During this process, one of the many papers I had to sign was a detail of all her current medications. I signed papers authorizing them to continue dispensing these to her. I also signed paperwork to allow her pediatrician and her therapist to call and ask about her progress. The paperwork stated that we would receive a phone call later that day to tell us how she was doing. We never received that call. Our pediatrician tried to call, but no one was able to give him an update. He felt like, given everything we had gone through, and the lack of update on her status was malpractice. I felt even worse for taking her there. We were allowed two phone calls per week, so we had several days before we could talk with her. We finally got our first phone call from someone on her care team more than 35 hours after her admission. Apparently, due to staff shortages, she was taken back to her room to set her belongings down, including the one book she had brought with her. She was then told to leave everything in her room while they cleaned it. She was told to sit on a bench in a common area until someone came to get her. She sat there all day and no one saw her and no one gave her any of her medication. She also didn't eat at all. We were furious. She was being treated more like a criminal than a patient suffering from depression and anxiety. Their actions and how they treated her during and after her admission made these feelings worse, not better. Our pediatrician called again the next day to ask to speak to her doctor and requested that he look into the medication she was currently taking and evaluate whether or not it needed to be changed. This was finally done three days into her stay. They requested to keep her over the weekend to observe how she handled the new medication. We refused and demanded they release her that afternoon. Having her medication re-evaluated by a psychiatrist was positive, but it didn't need to happen the way that it did. The day I demanded they release her, I had one of my few phone calls with her. She was sobbing and begged me to get her out. I may not be a psychiatrist, but I do know that causing additional stress and treating someone dealing with mental illness like a criminal is not the way to help that person get better.

After we got her home, we were able to get her admitted into a local partial-hospitalization program for eating disorders. This facility would allow her to receive the help she needed during the day, teach coping skills, and she would be able to spend evenings with us. For a while, she seemed to be making good progress. Her urge to restrict her eating was getting better, her weight was stabilizing, and she was learning skills to help her cope with her anxiety. Then, she crashed again. Her anxiety ramped up because she was eating more than she was used to, so to punish herself, she wrapped a shoelace around her neck while she was in the bathroom. She told me about it when I picked her up that evening. I talked with her about what had preceded this action and how she was feeling when she did it. Thankfully, she was honest with me and I was able to explain to her that I needed to let her therapist know what had happened. She agreed and the next morning, I waited until her therapist arrived to talk with her. The therapist explained that what my daughter had done is what is considered a suicidal gesture - an act towards taking your life without the full intent to follow through with it. A suicidal gesture is considered an escalation in behavior, and it warranted my daughter's admission to yet another facility, because despite the fact that eating disorders and mental illness go hand in hand (rarely is an eating disorder present without a mental illness factor), these are treated as two separate pathologies. There is not a facility in this country that will treat the two issues as the same pathology, even though in her case, restricting her eating is another form of self harm. We discussed options with her care team, and the only facility that could help her with coping skills and that had some tolerance for her eating disorder (meaning that they wouldn't kick her out of the program if she restricted her eating while she was there), was 3 states away. I was floored. How, in a state the size of Texas, where we live, was there not a residential facility for teenagers facing mental illness? Texas has outpatient facilities, but the escalation in her behavior meant that she really needed full-time care. Within the group that we felt would be best able to treat her (again, the only one that could tolerate her eating disorder, too), there were only 2 facilities in the entire country - one in Chicago and one in Denver. We chose the one in Denver. We waited nearly a week for a bed to become available. Meanwhile, my husband and I had to monitor her constantly at home, which if you have any experience with teenagers, doesn't go over well with them. She tolerated the constant monitoring better than most, but it was exhausting for everyone. She slept next to me in my bed while my husband slept on the couch. I had to watch her, or be close by while she dressed, showered, and did anything else. When we had our admission date, I drove her from southern Texas to Denver. The trip was nearly 15 hours of driving, but the combination of the pandemic and her anxiety made flying out of the question. I decided to take 2 days to drive so she would be relaxed and I wouldn't have to drive through the night. She also had to be at the new facility by 9:00am, so if I hadn't stopped, I would have been driving through the night. Luckily, I have both friends and family in Denver and we were able to stay with familiar people the night before her admission.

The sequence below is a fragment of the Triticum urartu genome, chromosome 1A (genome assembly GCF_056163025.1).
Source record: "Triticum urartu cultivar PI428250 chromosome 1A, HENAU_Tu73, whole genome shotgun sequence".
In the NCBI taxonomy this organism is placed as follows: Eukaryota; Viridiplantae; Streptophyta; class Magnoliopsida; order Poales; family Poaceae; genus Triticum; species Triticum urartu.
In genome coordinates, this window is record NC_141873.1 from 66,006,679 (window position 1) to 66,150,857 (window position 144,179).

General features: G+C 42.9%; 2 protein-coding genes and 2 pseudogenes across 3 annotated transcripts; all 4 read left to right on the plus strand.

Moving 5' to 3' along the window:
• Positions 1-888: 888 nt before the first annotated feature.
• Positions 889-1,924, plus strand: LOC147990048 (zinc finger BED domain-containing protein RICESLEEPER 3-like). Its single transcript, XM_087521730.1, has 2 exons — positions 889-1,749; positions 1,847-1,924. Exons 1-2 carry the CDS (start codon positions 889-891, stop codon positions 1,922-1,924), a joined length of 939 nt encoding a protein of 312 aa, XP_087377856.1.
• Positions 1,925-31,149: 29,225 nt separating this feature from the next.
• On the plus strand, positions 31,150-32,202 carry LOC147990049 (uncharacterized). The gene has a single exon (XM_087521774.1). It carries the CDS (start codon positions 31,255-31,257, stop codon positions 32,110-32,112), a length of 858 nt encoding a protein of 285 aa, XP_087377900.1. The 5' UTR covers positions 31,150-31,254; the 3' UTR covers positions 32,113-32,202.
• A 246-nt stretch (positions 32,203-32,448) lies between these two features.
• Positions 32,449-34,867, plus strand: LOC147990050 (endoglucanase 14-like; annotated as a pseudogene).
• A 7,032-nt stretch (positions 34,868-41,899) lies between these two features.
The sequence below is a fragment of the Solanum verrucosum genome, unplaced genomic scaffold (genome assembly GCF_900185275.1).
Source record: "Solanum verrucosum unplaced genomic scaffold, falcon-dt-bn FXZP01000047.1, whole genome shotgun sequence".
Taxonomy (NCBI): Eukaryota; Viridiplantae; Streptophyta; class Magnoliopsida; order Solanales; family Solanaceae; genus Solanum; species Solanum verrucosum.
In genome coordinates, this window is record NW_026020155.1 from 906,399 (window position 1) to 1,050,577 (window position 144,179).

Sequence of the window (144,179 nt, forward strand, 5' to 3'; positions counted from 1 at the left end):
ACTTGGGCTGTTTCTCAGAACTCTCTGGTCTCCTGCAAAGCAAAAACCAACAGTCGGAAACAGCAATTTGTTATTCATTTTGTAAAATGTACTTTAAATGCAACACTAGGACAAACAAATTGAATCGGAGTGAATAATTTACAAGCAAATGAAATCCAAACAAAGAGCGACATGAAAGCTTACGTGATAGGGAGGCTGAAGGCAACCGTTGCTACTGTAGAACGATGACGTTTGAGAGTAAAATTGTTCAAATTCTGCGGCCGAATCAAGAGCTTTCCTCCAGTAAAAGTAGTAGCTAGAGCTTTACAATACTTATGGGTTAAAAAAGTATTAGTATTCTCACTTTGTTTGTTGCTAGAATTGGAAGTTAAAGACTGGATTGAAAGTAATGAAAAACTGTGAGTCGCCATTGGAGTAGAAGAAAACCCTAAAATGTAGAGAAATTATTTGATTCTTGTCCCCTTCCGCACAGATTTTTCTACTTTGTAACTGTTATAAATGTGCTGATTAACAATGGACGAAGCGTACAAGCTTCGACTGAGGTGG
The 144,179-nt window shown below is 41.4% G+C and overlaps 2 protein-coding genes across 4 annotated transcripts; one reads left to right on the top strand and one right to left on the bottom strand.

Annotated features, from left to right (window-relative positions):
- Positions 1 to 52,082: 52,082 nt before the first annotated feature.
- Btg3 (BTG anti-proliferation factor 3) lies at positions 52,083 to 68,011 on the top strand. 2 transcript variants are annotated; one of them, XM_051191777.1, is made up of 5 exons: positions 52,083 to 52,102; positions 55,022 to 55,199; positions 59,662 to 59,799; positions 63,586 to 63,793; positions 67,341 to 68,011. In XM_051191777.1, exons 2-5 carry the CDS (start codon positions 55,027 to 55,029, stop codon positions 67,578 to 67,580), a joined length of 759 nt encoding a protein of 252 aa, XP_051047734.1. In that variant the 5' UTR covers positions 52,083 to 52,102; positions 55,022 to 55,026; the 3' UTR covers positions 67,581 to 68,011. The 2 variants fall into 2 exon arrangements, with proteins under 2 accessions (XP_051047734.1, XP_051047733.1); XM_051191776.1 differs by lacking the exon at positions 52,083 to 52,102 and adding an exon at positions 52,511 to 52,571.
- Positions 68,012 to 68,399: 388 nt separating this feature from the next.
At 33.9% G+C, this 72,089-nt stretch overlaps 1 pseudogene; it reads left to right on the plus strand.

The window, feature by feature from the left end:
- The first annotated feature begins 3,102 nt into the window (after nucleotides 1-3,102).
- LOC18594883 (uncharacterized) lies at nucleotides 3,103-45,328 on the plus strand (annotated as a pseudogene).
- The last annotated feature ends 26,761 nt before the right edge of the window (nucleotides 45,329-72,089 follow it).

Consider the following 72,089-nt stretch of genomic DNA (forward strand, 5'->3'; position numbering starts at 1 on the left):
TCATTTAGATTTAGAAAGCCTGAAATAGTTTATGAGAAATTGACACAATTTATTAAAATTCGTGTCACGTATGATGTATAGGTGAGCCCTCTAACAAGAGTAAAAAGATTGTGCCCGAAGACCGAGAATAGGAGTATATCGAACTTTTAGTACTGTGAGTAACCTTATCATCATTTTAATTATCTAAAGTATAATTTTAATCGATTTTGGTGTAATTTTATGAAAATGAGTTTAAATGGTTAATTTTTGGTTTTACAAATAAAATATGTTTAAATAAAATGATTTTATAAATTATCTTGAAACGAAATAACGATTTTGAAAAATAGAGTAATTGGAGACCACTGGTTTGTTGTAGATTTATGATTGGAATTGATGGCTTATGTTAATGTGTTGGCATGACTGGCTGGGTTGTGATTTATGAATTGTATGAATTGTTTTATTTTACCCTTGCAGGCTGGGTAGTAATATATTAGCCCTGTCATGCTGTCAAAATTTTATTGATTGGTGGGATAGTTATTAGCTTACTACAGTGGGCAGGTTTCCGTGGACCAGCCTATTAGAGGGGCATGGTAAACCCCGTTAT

I am immensely grateful that she is finally doing better through her participation in the program in Denver. She is hitting her milestones, and we are looking forward to seeing her soon when she is released to the partial hospitalization program. When she makes it to partial hospitalization, she will be able to stay with us at night, and part of the weekend. She will likely be in the partial hospitalization program for 3-4 weeks, then she will be in an extended program, or go back to the local center that treated her eating disorder. I've told my other kids what is going on and that we would all enjoy Denver together as a family as long as my daughter needs us to be there. Her siblings are just excited to see her.

That brings me back to what the world will be like when she goes back to school in the fall. After many months of treatment, I am hoping that her school, her friends, and her church family will welcome her back and be supportive. I hope that she will have gained the skills to answer the questions she wants to answer and deflect the ones she doesn't. I pray that no one makes her feel bad for her ordeal. I wish the world dealt with mental illness the way that little boy with leukemia was welcomed back. She deserves no less for all the hard work she has put into her recovery.